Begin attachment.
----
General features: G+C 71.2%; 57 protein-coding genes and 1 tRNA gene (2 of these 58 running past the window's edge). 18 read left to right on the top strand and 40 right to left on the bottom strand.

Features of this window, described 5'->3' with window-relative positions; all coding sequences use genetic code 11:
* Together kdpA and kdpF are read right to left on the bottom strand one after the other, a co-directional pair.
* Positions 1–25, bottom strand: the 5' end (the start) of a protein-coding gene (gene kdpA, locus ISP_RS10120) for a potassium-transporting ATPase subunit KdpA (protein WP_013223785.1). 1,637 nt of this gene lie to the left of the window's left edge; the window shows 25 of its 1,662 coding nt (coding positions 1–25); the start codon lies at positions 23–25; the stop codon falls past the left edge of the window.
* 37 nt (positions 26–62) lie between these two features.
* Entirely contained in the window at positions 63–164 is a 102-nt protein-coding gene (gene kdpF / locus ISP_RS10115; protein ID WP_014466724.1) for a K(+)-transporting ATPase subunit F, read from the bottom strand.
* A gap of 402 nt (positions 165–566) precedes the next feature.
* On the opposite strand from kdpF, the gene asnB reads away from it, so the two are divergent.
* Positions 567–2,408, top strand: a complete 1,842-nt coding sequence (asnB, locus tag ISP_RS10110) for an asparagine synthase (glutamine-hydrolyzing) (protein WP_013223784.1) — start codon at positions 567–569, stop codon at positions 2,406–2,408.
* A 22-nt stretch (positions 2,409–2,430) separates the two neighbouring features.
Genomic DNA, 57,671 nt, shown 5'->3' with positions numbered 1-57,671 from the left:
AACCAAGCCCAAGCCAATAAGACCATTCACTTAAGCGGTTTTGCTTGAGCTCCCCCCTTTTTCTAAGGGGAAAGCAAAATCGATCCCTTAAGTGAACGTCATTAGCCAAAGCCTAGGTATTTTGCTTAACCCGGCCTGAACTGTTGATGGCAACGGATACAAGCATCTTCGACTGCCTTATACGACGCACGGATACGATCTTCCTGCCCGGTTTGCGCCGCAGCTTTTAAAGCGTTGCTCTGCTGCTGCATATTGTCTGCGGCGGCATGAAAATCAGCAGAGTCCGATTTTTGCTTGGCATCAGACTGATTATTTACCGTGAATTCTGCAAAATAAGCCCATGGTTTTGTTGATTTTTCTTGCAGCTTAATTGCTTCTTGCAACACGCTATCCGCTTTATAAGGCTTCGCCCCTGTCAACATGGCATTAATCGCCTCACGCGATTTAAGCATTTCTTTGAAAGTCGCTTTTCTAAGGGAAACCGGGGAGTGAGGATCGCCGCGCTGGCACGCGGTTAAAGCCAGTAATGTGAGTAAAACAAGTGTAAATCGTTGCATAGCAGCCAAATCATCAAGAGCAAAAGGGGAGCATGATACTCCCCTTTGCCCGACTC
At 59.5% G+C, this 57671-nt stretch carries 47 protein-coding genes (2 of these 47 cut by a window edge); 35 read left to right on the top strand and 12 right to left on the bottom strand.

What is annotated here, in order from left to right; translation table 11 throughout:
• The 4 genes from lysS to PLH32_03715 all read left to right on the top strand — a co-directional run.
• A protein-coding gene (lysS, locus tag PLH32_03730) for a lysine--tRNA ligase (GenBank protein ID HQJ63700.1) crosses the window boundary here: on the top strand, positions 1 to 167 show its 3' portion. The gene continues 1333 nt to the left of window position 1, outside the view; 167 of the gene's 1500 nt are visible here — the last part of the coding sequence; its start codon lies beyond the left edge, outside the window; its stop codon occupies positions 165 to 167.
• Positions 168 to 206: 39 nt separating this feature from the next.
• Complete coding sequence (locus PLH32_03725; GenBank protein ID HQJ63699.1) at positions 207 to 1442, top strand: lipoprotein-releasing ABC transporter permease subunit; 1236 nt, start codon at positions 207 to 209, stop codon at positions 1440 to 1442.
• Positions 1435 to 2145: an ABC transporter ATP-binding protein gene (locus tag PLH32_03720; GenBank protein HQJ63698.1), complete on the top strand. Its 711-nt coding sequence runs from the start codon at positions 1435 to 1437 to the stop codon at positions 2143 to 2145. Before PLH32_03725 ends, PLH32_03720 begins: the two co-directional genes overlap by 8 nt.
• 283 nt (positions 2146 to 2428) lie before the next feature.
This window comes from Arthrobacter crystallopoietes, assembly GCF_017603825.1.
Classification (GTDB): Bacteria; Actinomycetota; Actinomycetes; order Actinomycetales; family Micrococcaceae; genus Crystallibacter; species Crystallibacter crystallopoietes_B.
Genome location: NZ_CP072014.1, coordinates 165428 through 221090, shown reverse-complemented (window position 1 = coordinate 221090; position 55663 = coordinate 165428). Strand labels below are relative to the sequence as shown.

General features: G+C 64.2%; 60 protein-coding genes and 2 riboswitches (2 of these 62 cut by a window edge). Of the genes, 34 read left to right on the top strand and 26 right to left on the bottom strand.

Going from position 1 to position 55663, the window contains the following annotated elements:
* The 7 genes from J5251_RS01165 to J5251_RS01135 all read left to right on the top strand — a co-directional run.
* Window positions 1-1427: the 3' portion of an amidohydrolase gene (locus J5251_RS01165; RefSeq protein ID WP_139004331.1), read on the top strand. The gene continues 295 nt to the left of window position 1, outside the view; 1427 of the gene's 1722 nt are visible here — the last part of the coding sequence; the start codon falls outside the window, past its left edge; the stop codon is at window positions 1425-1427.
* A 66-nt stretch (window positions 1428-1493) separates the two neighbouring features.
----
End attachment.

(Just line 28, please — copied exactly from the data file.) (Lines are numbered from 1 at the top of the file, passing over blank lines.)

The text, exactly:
* A 66-nt stretch (window positions 1428-1493) separates the two neighbouring features.